When we work in order to please others, we may fail to succeed, but the things we have done to satisfy ourselves always have a chance of interesting someone else.
Here Proust is referring to his attraction to Ruskin's writings as a whole; he might also have been writing about the effect of the long discipline of À la recherche du temps perdu (in fact at that time yet to be begun) on the readers of the future, which the narrator Marcel anticipates near the end of the last volume when he declares that the work of a writer is 'a sort of optical instrument which he offers to the reader so that he may discern in the book what he would probably not have seen in himself': the work as a physical conduit of thoughts:
...because what emerged from one man's thought can alone one day capture another thought, which in turn has fascinated ours.
In both this Preface to La Bible d'Amiens and his Preface to Sésame et les Lys, Proust struggles to understand what reading is, and more specifically, what was for him a significant but very nearly overwhelming experience: the writings of Ruskin. To the reader of Proust, who, even as she might discount these observations about a writer now thoroughly out of fashion, worries about the effect on her own writing of the rolling clauses of À la recherche du temps perdu, Proust's analysis and dismissal of this anxiety of influence near the end of the earlier Preface is peculiarly comforting:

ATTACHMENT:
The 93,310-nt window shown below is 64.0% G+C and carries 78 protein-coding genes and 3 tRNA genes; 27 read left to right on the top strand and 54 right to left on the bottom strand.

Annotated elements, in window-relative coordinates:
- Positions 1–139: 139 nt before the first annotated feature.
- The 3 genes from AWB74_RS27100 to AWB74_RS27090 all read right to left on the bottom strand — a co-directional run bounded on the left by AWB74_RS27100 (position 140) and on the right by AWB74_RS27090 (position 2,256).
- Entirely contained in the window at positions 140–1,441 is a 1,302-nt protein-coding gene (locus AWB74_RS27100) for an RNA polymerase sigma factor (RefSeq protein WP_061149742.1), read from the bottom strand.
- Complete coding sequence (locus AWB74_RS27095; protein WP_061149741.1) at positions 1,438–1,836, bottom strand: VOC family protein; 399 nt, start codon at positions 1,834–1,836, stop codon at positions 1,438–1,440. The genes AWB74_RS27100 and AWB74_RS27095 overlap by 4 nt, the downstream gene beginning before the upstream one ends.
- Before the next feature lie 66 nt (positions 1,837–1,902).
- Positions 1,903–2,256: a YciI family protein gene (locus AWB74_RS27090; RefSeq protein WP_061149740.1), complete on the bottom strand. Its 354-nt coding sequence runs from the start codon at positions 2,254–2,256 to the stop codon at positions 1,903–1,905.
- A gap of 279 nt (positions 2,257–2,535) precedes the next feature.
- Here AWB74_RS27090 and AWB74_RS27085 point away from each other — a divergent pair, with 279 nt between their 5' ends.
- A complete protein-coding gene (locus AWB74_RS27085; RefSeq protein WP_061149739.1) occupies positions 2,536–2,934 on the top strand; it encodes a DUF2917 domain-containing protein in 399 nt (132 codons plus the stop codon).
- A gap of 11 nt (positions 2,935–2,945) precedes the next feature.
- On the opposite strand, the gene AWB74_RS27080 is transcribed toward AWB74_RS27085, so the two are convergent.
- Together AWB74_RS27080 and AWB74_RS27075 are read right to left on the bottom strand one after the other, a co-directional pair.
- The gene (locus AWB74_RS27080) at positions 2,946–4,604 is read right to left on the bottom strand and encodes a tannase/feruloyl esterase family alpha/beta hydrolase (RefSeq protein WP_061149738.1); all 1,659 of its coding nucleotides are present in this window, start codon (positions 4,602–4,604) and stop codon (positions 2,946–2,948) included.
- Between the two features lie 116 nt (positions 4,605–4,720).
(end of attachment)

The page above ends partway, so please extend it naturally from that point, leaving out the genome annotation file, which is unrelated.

Admiration for a thought... gives rise to beauty at each step because at each moment it rouses in us the desire for it. Mediocre people generally believe that to let oneself be guided by books one admires takes away some of one's independence of judgment. "What is it to you how Ruskin feels: feel for yourself." Such an opinion rests on a psychological error that will be treated as it deserves by all those who, having thus adopted an intellectual discipline, feel that their power to understand and feel is infinitely increased and their critical sense never paralyzed. We are then simply in a state of grace in which all our faculties, our critical sense as much as our other senses, are strengthened. Therefore, this voluntary servitude is the beginning of freedom. There is no better way of becoming aware of one's feelings than to try to recreate in oneself what a master has felt. In this profound effort it is our thought, together with his, that we bring to light. We are free in life, but subject to purpose: the sophism of freedom of indifference was picked apart long ago. The writer who constantly creates a void in his mind, thinking to free it from any external influence in order to be sure of remaining individual, yields unwittingly to a sophism just as naive. Actually the only times when we truly have all our powers of mind are those when we do not believe ourselves to be acting with independence, when we do not arbitrarily choose the goal of our efforts. The subject of the novelist, the vision of the poet, the truth of the philosopher are imposed on them in a manner almost inevitable, exterior, so to speak, to their thought. And it is by subjecting his mind to the expression of this vision and to the approach of this truth that the artist becomes truly himself.